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I was AFK for about 24 hours and came back to find gnome-system-monitor saying all four CPU cores on my laptop were running at full throttle. mysqld is taking up more than one full core; when I tried to end the process, it restarted with a new PID. Then there's ksoftirqd/0-3, which apparently has something to do with interrupts, but I can't tell from Google what I'm supposed to do with those four particular processes. They're taking up a quarter or more of my processor cycles. Then there's Chrome, but I can probably handle that on my own -- how do I cool down the other processes giving me problems?

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closed as off topic by Jorge Castro, izx, belacqua, Mitch, RolandiXor Aug 22 '12 at 20:09

Questions on Ask Ubuntu are expected to relate to Ubuntu within the scope defined by the community. Consider editing the question or leaving comments for improvement if you believe the question can be reworded to fit within the scope. Read more about reopening questions here.If this question can be reworded to fit the rules in the help center, please edit the question.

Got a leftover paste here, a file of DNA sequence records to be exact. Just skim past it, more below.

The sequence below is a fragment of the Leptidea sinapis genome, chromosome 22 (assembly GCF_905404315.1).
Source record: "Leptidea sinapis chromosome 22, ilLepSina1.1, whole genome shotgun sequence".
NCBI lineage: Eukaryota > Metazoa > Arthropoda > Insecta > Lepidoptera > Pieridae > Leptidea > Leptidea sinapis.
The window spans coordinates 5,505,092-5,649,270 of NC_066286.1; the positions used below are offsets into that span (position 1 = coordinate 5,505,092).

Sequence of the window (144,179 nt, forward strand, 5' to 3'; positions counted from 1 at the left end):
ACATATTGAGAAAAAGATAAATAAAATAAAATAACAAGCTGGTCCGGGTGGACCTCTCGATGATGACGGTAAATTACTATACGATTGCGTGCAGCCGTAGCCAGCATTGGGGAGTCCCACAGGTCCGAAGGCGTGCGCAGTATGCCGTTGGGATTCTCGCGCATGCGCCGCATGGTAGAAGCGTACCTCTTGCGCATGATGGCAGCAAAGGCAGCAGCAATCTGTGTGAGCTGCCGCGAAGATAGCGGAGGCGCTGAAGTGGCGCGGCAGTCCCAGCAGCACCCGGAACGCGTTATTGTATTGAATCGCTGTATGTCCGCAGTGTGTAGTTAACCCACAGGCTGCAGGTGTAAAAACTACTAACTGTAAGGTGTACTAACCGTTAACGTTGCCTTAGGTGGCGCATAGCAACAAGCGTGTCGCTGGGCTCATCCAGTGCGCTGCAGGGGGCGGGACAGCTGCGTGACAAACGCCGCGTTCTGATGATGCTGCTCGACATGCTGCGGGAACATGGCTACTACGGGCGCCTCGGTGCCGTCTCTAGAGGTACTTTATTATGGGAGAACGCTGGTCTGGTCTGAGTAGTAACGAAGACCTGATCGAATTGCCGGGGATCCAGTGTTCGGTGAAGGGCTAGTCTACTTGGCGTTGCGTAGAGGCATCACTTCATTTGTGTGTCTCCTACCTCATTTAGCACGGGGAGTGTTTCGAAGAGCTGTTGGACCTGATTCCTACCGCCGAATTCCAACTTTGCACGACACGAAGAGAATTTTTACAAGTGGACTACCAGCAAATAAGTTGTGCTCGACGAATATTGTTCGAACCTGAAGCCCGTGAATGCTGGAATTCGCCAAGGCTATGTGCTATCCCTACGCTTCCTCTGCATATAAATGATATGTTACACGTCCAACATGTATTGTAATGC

No answer, same problem. – dbrank0 Jul 2 '12 at 5:56

There is a bug in the kernel that causes a failure because of the "leap second" that happened on June 30.

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Here is a description of the problem and the fix:

To solve the problem, run

date -s "`date`" && touch /tmp/leapsecond_2012_06_30

(Those are backticks inside double-quotes. Backtick ` is the un-shifted version of the ~ key on my keyboard: below F1 and Esc on my keyboard, but above Tab. So not quite all the way to the upper left corner.)

I don't know why the second part (I guess to keep a record of it being executed?) but if Mozilla says to do it, it's probably right.

This source omits the touch part.

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